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What new foods did you try this year? An oat milk latte, an ube cheesecake or maybe a Beyond burger? Maybe 2020 was the year you became obsessed with okra chips or kefir, or maybe you didn't know that red, yellow and green peppers are all the same until this year.
You don't know what new foods you're going to try next year, and you don't need to because Whole Foods already lines them up for you. You can spice up your cuisine with a snack or staple, just make sure your meals are changing with the seasons.
Here is how to get the jump start on these new food trends and find them locally, while you're at it.
“Well-being is served”
2021 is the year of taking care of your body, which means probiotics, superfoods, broths and nutrients. Gone are the days of taking supplements—why do that when you could just eat them in your food? Look for things like sauerkraut, mushrooms, local honey, fresh fruit and kombucha during your next trip to the grocery store.
Austin-local Buddha's Brew sells dozens of flavors of kombucha filled with live cultures for your gut health. Yum!
“Epic breakfast every day”
With so many people working from home these days, there is no excuse to skip breakfast. In fact, there's no excuse to have a boring breakfast either. Think bagels and lox, pancakes on weekdays and sous vide egg bites topped with gruyère. Stock up on your favorite pancake mix, bougie cheeses and a breakfast cookbook.If you just don't have time to make your own breakfast, get takeout from Bouldin Creek Cafe, on 1900 S. 1st St. With vegan and vegetarian options galore, you'll be a breakfast person in no time.
“Basics on fire”
With cooking being one of the major newfound hobbies of the pandemic, home chefs everywhere are looking to amp-up even the simplest of foods. Spices, pastas, sauces and basics and are all getting a delicious makeover. Try some applewood-smoked salt, riced cauliflower or add a new basil pesto to the mix.One of the best ways to start is to go classic and upgrade your olive oil. Texas Hill Country Olive Oil Co. has been making its organic oils right here in the Hill Country since 2008. The local shop doles plenty of different flavors of olive oils and balsamic vinegar. You'll never cook the same again.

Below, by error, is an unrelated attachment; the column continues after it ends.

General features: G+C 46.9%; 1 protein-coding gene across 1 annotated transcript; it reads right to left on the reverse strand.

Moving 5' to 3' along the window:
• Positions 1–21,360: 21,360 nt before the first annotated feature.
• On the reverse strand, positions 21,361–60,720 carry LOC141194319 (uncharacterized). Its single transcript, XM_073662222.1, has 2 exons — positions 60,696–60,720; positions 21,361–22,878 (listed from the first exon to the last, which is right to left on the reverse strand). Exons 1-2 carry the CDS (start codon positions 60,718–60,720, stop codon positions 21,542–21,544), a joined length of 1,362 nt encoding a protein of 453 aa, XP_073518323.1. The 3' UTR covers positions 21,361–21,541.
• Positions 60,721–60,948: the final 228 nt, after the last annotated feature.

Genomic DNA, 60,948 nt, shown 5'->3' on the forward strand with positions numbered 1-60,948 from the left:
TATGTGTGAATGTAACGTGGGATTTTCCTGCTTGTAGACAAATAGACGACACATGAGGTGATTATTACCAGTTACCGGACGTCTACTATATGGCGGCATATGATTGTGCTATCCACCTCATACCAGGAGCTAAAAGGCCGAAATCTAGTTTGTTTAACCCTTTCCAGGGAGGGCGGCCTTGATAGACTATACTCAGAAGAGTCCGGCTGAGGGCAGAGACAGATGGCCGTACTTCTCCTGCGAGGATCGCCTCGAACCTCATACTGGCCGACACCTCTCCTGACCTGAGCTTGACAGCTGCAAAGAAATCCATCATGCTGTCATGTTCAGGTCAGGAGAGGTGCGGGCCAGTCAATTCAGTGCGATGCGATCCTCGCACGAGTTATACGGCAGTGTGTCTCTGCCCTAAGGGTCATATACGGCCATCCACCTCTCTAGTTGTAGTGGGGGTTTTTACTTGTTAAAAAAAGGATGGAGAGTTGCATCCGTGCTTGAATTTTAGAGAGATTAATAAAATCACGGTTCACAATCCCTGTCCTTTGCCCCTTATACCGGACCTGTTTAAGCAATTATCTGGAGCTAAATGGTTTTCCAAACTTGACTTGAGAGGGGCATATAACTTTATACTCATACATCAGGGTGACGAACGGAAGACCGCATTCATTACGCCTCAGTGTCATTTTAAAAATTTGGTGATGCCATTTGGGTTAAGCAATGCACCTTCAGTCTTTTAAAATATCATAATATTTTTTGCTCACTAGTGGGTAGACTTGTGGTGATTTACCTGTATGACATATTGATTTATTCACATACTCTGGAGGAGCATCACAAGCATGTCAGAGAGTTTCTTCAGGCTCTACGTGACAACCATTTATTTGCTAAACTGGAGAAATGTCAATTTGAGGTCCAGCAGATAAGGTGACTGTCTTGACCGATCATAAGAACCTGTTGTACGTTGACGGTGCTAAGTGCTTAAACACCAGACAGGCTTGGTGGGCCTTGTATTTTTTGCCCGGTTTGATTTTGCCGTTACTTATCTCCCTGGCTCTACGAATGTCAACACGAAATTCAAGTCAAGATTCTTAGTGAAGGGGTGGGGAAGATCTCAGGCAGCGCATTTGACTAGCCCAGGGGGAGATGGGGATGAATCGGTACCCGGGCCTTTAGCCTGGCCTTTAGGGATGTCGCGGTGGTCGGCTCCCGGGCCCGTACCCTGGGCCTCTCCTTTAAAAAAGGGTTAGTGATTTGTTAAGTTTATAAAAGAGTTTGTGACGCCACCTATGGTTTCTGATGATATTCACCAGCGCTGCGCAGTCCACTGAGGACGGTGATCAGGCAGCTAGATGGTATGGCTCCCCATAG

“Coffee beyond the mug”
Humans have been drinking coffee for hundreds of years, why wouldn't we start eating it? Nowadays you can get just about anything coffee-flavored: granola, steak rubs, almond butter, booze and even yogurt.
A good ol' cup of joe never goes out of style though, so if you're looking for locally-roasted brew, Texas Coffee Traders, located on 1400 E 4th St., is a great place to go. With good beans, you can make anything coffee flavored.
“Baby food, all grown up”
This holiday season, give your baby the gift of a sophisticated palate. Today's babies are eating superfoods, daring combinations like pear strawberry rhubarb, well-seasoned meals and turmeric. Plus, baby food is getting easier and easier to take on the go.Serenity Kids was started by an Austin couple who care about what kids eat. Not only is its baby food organic and ethically sourced, it is also reminiscent of what mom and dad are having for dinner.
More of your food is edible than you think. Upcycled foods take parts of an ingredient that wouldn't have otherwise been used and makes them into something new, reducing food waste. Things like peels, stems and pulp are officially back on the table.
Upcycled foods are still pretty hard to come by, especially by local makers as most are made in California, but you can still stock up when you come across them. Look for The Ugly Company's upcycled fruits, Renewal Mill's upcycled flour or Pulp Pantry's pulp chips.